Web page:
Jan 312013
 
Etomidate: Unsafe for Intubation in Patients with Sepsis?

by Blair Westerly, MD

Etomidate is commonly used for rapid sequence intubation; however, even after one dose, it has been associated with adrenal axis suppression in critically ill patients. Though both adrenal insufficiency and increased mortality in sepsis have been associated with etomidate, the relationship of the two has not been clearly defined because of too few studies and small sample sizes.

What They Did

Authors performed a meta-analysis of etomidate for induction during intubation in septic patients to evaluate its association with mortality and adrenal insufficiency.  All in all, ten studies were included for the analysis: five were randomized controlled trials, two were prospective observational studies, and three were retrospective observational studies.

To assess mortality, the authors used prospective studies that compared etomidate to a control group and provided mortality as an outcome. Both prospective and retrospective studies  were included to evaluate adrenal insufficiency, adrenal insufficiency was objectively evaluated with a cosyntropin stimulation test in all of them.

The primary outcome was all cause mortality and adrenal insufficiency was the secondary outcome. Authors used the modified Jadad scale to evaluate the quality of the included studies, which is always an important variable for meta-analyses. A variety of statistical and analytical methods were used to minimize biases imposed by both the study design and the various outcomes and definitions used in individual studies.

What They Found

Studies included in the analysis had an average modified Jadad score of 5.5, and the authors recognize the limited quality of the included studies in their discussion. Frankly, there weren’t many studies to include and those included varied in comparative sedatives, severity of illness score used, and definitions of mortality and timing to evaluating for adrenal insufficiency, etc, all of which may have introduced biases into the analyses.

All that said, the pooled analysis for mortality showed an association between mortality and the use of etomidate (RR of death 1.20, 95% CI 1.02-1.42), though only one of the five included studies demonstrated an association on its own. This association remained significant when only randomized controlled trials were included, which also excluded the lowest quality trial since it was a prospective observational study (RR 1.26, 95% CI 1.06-1.50) and when RCT’s using 28-day mortality were analyzed (RR 1.28, 95% CI 1.06-1.54).  However, the trim and fill method applied to RCT’s and those RCT’s with 28-day mortality resulted in non-significant change in RR, suggesting potential publication bias.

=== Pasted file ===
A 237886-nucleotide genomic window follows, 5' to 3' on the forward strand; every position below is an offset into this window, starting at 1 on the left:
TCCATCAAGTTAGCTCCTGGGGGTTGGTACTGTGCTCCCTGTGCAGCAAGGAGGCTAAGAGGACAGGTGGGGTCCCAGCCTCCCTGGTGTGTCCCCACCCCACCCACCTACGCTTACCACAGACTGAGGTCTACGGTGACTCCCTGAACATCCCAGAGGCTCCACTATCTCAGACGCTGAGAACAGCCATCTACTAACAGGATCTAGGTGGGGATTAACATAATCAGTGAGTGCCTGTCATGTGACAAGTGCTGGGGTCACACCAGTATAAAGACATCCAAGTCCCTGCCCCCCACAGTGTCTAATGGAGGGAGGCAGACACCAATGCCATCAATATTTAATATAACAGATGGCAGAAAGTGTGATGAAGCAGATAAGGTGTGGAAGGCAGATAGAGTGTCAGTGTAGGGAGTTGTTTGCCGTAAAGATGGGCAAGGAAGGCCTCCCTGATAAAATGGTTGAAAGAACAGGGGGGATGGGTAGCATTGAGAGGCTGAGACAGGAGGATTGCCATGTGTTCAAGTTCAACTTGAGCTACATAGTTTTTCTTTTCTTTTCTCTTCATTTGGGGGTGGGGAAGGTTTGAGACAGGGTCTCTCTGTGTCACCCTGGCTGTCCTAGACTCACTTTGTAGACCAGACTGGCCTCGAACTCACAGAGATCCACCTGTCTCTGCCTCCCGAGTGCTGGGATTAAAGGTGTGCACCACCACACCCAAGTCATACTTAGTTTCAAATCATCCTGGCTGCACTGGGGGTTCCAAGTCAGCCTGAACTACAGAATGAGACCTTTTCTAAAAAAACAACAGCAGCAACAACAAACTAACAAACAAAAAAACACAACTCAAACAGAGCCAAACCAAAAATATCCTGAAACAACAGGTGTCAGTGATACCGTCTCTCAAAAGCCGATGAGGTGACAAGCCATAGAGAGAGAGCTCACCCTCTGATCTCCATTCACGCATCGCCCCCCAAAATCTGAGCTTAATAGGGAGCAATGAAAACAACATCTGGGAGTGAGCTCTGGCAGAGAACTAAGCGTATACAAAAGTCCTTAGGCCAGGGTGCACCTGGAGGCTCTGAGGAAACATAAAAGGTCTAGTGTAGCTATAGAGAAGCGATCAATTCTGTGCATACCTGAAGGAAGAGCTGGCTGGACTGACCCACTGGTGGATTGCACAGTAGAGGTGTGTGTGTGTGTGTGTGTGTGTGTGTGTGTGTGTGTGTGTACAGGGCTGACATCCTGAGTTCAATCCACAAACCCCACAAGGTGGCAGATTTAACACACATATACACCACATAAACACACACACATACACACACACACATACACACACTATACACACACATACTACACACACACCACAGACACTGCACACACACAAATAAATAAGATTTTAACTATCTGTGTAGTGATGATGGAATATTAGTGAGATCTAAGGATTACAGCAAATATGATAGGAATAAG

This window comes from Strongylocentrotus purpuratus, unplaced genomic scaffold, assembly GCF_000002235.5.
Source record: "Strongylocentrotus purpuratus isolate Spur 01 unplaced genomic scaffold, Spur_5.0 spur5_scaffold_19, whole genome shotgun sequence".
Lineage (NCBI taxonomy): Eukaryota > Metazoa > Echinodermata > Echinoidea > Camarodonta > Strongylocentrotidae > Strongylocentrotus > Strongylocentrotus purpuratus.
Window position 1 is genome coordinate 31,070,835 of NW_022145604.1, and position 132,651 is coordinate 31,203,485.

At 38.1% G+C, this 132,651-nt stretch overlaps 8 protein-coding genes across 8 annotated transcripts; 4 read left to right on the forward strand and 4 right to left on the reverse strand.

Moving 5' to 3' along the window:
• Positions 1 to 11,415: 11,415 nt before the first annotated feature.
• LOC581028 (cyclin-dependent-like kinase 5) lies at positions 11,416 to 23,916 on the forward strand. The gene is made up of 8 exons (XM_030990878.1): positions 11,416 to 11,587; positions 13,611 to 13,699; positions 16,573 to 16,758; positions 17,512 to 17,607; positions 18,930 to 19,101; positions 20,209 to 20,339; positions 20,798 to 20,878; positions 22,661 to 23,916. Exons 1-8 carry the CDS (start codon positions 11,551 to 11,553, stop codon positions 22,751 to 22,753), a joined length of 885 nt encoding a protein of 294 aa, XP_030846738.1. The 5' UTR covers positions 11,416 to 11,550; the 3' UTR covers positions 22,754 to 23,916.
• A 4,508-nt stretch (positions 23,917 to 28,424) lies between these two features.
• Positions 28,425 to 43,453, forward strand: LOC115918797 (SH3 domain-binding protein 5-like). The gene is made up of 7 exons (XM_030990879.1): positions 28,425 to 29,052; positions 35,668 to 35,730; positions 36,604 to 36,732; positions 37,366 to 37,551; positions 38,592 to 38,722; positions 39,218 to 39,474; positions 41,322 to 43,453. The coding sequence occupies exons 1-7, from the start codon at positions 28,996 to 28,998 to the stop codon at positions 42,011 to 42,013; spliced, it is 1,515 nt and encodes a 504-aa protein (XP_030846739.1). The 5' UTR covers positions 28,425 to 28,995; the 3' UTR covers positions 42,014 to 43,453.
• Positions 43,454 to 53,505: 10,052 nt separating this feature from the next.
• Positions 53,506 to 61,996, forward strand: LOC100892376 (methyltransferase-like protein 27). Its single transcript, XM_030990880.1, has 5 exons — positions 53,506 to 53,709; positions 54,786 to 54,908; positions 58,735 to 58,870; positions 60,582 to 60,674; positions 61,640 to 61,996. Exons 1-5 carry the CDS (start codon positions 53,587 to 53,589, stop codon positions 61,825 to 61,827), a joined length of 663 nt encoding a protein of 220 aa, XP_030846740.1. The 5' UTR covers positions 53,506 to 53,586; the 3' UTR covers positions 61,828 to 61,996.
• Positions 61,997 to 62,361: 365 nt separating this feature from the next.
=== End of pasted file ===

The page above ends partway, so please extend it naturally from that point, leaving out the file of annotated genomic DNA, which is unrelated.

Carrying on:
The seven studies included for assessment of adrenal insufficiency collectively confirmed an association between etomidate and adrenal insufficiency in patients with sepsis (RR 1.33, 95% CI 1.22-1.46). This was also preserved when only randomized controlled trials were used (RR 1.35, 95% CI 1.24-1.47).

What It Means

Once again, etomidate has been shown to be associated with an increased mortality in critically ill patients, specifically sepsis in a review of the highest quality studies conducted to date, though they are clearly with limitations by design and numbers and the analysis may also suggest a publication bias in the current literature.  While the attractive features of etomidate, including minimal hemodynamic and respiratory side effects, make it a mainstream induction agent for intubation, clinicians are again warned of the potential for harm in patients with sepsis and septic shock. We should not confuse the results of this meta-analysis as definitive data for causation, as no clear relationship between etomidate-induced adrenal insufficiency and mortality has been established, but instead, use its results to further guide our choice of the most appropriate agents for a given patient. Ultimately, the clinical usefulness of a meta-analysis is dependent upon the quality of the product going into the analysis before statistical manipulations are made, and the authors here admit each individual study had flaws that may have impacted results, which should give us hesitation when interpreting the results of this study and applying to our practice.

Clinical Takeaway: Etomidate as an anesthesia induction agent for intubation was associated with increased mortality among septic patients in this meta-analysis, which was flawed by study heterogeneity and possible publication bias.

Chee Man Chan et al. Etomidate is associated with mortality and adrenal insufficiency in sepsis: A meta-analysis. Crit Care Med 2012; vol 40(11):2945-53.

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Etomidate associated with increased mortality in sepsis: meta-analysis